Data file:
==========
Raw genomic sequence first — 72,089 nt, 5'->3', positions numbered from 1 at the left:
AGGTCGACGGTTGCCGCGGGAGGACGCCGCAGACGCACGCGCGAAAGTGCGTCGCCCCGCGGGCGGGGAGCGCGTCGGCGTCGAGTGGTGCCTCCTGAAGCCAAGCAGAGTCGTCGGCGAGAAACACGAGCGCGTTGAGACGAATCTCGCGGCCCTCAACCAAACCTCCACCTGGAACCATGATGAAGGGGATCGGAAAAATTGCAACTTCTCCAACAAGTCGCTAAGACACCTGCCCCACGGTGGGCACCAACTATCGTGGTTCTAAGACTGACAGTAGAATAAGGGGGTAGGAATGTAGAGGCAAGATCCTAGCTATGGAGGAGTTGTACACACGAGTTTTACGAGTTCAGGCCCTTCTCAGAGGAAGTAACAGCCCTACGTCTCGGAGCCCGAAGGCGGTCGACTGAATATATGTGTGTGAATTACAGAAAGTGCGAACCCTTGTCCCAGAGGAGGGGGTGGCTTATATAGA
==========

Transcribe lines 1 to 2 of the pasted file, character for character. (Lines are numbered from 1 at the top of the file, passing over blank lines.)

Raw genomic sequence first — 72,089 nt, 5'->3', positions numbered from 1 at the left:
AGGTCGACGGTTGCCGCGGGAGGACGCCGCAGACGCACGCGCGAAAGTGCGTCGCCCCGCGGGCGGGGAGCGCGTCGGCGTCGAGTGGTGCCTCCTGAAGCCAAGCAGAGTCGTCGGCGAGAAACACGAGCGCGTTGAGACGAATCTCGCGGCCCTCAACCAAACCTCCACCTGGAACCATGATGAAGGGGATCGGAAAAATTGCAACTTCTCCAACAAGTCGCTAAGACACCTGCCCCACGGTGGGCACCAACTATCGTGGTTCTAAGACTGACAGTAGAATAAGGGGGTAGGAATGTAGAGGCAAGATCCTAGCTATGGAGGAGTTGTACACACGAGTTTTACGAGTTCAGGCCCTTCTCAGAGGAAGTAACAGCCCTACGTCTCGGAGCCCGAAGGCGGTCGACTGAATATATGTGTGTGAATTACAGAAAGTGCGAACCCTTGTCCCAGAGGAGGGGGTGGCTTATATAGA